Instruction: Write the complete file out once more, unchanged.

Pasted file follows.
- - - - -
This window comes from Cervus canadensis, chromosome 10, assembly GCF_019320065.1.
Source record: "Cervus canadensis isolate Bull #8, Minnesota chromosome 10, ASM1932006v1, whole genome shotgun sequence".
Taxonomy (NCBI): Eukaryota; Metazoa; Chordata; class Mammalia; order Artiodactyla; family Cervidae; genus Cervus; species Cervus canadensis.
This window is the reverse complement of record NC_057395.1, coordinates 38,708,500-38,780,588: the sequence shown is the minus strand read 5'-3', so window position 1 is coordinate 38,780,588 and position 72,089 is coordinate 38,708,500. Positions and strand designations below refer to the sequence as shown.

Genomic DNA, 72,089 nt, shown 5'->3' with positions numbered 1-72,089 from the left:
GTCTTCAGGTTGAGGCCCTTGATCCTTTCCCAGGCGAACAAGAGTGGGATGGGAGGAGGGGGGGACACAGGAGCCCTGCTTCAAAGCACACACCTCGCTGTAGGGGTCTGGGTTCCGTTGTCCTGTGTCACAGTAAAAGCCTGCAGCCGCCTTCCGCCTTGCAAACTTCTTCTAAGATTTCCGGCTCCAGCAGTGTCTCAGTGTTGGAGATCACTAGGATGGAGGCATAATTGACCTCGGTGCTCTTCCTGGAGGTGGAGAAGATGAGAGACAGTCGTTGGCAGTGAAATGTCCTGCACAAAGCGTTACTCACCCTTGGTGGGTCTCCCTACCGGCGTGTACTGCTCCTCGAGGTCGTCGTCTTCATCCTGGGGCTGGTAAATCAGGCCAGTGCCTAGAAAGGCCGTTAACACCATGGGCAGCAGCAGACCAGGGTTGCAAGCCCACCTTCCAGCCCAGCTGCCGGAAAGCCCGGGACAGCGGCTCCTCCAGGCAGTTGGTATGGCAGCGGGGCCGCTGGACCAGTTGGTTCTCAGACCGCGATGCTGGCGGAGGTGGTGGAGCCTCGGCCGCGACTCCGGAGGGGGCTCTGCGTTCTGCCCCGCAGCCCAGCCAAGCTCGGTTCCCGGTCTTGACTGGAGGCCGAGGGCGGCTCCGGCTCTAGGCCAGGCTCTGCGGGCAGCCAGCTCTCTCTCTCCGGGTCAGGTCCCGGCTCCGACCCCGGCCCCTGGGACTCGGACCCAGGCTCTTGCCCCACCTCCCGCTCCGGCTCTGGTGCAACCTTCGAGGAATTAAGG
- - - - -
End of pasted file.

This window comes from Cervus canadensis, chromosome 10, assembly GCF_019320065.1.
Source record: "Cervus canadensis isolate Bull #8, Minnesota chromosome 10, ASM1932006v1, whole genome shotgun sequence".
Taxonomy (NCBI): Eukaryota; Metazoa; Chordata; class Mammalia; order Artiodactyla; family Cervidae; genus Cervus; species Cervus canadensis.
This window is the reverse complement of record NC_057395.1, coordinates 38,708,500-38,780,588: the sequence shown is the minus strand read 5'-3', so window position 1 is coordinate 38,780,588 and position 72,089 is coordinate 38,708,500. Positions and strand designations below refer to the sequence as shown.

Genomic DNA, 72,089 nt, shown 5'->3' with positions numbered 1-72,089 from the left:
GTCTTCAGGTTGAGGCCCTTGATCCTTTCCCAGGCGAACAAGAGTGGGATGGGAGGAGGGGGGGACACAGGAGCCCTGCTTCAAAGCACACACCTCGCTGTAGGGGTCTGGGTTCCGTTGTCCTGTGTCACAGTAAAAGCCTGCAGCCGCCTTCCGCCTTGCAAACTTCTTCTAAGATTTCCGGCTCCAGCAGTGTCTCAGTGTTGGAGATCACTAGGATGGAGGCATAATTGACCTCGGTGCTCTTCCTGGAGGTGGAGAAGATGAGAGACAGTCGTTGGCAGTGAAATGTCCTGCACAAAGCGTTACTCACCCTTGGTGGGTCTCCCTACCGGCGTGTACTGCTCCTCGAGGTCGTCGTCTTCATCCTGGGGCTGGTAAATCAGGCCAGTGCCTAGAAAGGCCGTTAACACCATGGGCAGCAGCAGACCAGGGTTGCAAGCCCACCTTCCAGCCCAGCTGCCGGAAAGCCCGGGACAGCGGCTCCTCCAGGCAGTTGGTATGGCAGCGGGGCCGCTGGACCAGTTGGTTCTCAGACCGCGATGCTGGCGGAGGTGGTGGAGCCTCGGCCGCGACTCCGGAGGGGGCTCTGCGTTCTGCCCCGCAGCCCAGCCAAGCTCGGTTCCCGGTCTTGACTGGAGGCCGAGGGCGGCTCCGGCTCTAGGCCAGGCTCTGCGGGCAGCCAGCTCTCTCTCTCCGGGTCAGGTCCCGGCTCCGACCCCGGCCCCTGGGACTCGGACCCAGGCTCTTGCCCCACCTCCCGCTCCGGCTCTGGTGCAACCTTCGAGGAATTAAGG